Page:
Brady Resource Management Facility – 2021 Update
Brady Resource Management Facility is a hub of activity and it is important residents have an idea of what is occurring on this site. Brady services all of Winnipeg, but is in close proximity to the neighbourhoods of Waverley West. One year I took a group of interested residents on a tour through the landfill. Much state of the art recycling and composting is occurring and is fascinating. This provides an overview of Frequently Asked Questions, and here are some highlights of spring 2021 activities:
- The remaining north face of Cell 30 underwent the following landscaping activity:
- Topsoil/vegetative layer was spread by dozer in late April/early May of 2021
- Immediately after spreading the topsoil/vegetative layer was disked/harrowed to prep that area for seeding
- City forces commenced to seed the north face in late May/early June, and reseed other areas disturbed by construction
- The province and City are still in negotiations to the full cost of tree replacement with respect to the recent work undertaken by the province in their upgrade of the service road/Ethan Boyer way. During construction, a portion of the established tree line was removed. The City is planning on replacing the trees; however, the cost of replacement is being negotiated with the province who expropriated portions of City property in order to complete the project – and costs such as tree replacement were not negotiated or finalized prior to construction
- There are no plans to plant trees on the north face of the landfill at this time
- The current tree plantings on the north face of the landfill are having varying levels of success – approximately 50% of the original plantings have died off. This is not unexpected and arborists indicate that this level of die off rate is expected in new plantings in hostile environments
- Additionally, there has been very low levels of precipitation at Brady for the past 2 years making growing conditions difficult
- Tree replacement will occur at the Brady 4R Depot – several trees have died since the depot was built
- Willow clusters planted in 2019/2020 continue to be monitored by city naturalist services
- The clusters continue to grow, there has been little to no reported die off
- Solid Waste Staff meet with City Naturalists regularly
Lime Mud Berms
- No new plantings was planned for the lime mud berms in 2021
- 2020 plantings – the shrubs and bushes – were and continue to be monitored by the City naturalists
- Landscaping – including tree planting – will began at the new Brady Admin building mid-May of 2021
- If you smell an odour that you think is emitting from the landfill, please email email@example.com or call 311. The staff at Brady respond within 24 hours. They have specialized equipment and sensors located throughout the landfill that detect high concentrations of hydrogen sulphide, which causes foul odours. Their detectors are also able to identify the general location where the odour is coming from in the landfill. The Brady Resource Management Facility must follow Provincial operating legislation and is required to submit a list of odour complaints to the Province for their annual facility report. So if you complain –it will be reported and addressed. I highly recommend if you smell an odour – to report to firstname.lastname@example.org. There are many activities occurring at the landfill and the more aware the staff is related to odour issues, the better they can learn what might be causing an odour and then adjust their disposal operations accordingly.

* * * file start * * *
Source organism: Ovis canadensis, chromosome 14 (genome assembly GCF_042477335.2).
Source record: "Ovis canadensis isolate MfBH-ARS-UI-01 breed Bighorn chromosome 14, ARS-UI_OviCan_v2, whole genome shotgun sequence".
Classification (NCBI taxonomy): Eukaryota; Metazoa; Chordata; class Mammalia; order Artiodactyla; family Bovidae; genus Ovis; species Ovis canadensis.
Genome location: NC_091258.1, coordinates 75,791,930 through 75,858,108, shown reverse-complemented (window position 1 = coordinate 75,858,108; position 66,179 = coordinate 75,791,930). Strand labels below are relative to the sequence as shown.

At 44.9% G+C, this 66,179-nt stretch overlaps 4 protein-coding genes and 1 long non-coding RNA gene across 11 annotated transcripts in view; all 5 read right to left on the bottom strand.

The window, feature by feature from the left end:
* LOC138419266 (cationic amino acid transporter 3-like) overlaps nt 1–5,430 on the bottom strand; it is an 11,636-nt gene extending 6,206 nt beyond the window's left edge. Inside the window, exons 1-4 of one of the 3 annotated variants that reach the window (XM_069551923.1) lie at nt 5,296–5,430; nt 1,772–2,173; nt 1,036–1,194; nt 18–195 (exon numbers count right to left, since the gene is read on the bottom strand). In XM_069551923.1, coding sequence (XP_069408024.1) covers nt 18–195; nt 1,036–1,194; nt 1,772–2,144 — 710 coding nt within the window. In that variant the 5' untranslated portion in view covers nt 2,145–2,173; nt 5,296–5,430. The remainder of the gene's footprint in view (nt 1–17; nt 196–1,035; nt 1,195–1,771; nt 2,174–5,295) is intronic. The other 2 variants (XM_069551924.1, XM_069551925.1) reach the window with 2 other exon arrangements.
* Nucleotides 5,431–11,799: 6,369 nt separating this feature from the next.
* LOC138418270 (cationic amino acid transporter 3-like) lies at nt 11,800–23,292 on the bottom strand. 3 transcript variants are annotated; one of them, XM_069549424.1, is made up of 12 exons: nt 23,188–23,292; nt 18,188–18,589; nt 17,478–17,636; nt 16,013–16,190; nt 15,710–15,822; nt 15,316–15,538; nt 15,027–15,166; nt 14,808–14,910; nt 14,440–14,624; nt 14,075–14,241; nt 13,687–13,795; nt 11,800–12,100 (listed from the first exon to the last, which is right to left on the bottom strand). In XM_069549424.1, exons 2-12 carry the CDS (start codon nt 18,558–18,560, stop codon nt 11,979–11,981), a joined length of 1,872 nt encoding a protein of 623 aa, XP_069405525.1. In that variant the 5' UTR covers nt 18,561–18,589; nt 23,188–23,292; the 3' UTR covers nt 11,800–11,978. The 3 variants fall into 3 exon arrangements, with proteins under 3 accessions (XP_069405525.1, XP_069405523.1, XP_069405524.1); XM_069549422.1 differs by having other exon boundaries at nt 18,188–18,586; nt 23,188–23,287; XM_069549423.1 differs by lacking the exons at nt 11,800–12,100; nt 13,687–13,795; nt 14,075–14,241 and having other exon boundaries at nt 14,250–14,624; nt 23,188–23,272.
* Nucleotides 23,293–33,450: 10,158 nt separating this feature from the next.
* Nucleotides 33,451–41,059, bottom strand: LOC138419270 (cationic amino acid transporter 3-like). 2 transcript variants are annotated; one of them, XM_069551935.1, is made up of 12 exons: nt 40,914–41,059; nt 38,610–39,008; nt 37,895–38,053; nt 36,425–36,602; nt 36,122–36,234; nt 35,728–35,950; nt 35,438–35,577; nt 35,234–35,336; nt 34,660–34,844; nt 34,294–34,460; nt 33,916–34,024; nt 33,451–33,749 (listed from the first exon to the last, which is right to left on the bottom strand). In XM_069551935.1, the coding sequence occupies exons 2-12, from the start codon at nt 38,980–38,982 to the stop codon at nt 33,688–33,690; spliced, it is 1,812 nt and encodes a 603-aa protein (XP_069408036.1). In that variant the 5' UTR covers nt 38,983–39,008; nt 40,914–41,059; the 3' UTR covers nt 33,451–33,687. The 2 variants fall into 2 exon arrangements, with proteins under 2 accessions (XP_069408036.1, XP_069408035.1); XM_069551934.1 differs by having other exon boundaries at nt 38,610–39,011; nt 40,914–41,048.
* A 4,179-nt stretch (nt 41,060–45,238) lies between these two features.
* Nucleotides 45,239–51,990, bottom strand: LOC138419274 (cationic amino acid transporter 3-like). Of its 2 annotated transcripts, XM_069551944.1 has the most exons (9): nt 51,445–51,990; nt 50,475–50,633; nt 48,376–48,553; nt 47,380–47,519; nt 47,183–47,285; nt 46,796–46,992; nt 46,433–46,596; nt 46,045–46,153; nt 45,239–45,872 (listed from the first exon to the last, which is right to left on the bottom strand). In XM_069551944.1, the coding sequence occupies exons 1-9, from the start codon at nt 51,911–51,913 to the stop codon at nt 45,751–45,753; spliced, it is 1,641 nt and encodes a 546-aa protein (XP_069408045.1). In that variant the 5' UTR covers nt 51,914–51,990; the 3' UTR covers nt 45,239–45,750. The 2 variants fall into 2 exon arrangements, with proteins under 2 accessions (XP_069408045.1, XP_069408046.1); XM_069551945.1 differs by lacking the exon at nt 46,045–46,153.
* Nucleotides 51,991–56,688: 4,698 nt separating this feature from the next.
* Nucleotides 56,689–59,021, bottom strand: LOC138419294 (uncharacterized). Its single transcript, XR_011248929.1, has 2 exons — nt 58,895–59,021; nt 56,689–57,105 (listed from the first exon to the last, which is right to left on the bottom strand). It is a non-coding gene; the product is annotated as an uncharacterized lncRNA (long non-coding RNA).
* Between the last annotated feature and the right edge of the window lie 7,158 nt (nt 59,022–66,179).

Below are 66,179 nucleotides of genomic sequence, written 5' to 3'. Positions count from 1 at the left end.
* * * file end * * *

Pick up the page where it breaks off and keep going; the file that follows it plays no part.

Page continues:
- See Odour Complaint Log 2020
Brady & the Birds
The Brady Road Resource Management Facility provides a tempting food source and habitat for birds, such as seagulls and geese. I will provide you with activities that are ongoing – BUT – as long as there are open areas of water in the fall, (in some neighbourhoods, and especially fall during migration) the water will attract the birds.
City of Winnipeg:
- Has a ‘vector management’ program in place at Brady – where falcons are used to deal with seagulls.
- These birds can cause problems when they interfere with the vehicles on the site, and create a nuisance in the surrounding neighbourhoods. To help manage the birds and prevent them from nesting at the landfill, we use a variety of methods in compliance with current Canadian Wildlife Service regulations.
- Trained falcons and hawks have been used at the landfill since 2011. A method called “lure flying” targets areas where seagulls and geese gather. A falconer swings a leather decoy in the air and the falcons and hawks swoop at the decoy. Seeing falcons and hawks in the air is typically enough to scare away the birds. During the summer months, when the seagulls and geese can be more persistent, other methods are also used to scare away the birds, including:
- Trained dogs
These are two older articles that speak to the programs:
- Ladco uses eagle decoys and targeted land drainage techniques to deal with seagulls. For more information on Ladco’s vector management, you can contact them but know they have a program in place:
Manager of Land Development
Ladco Company Limited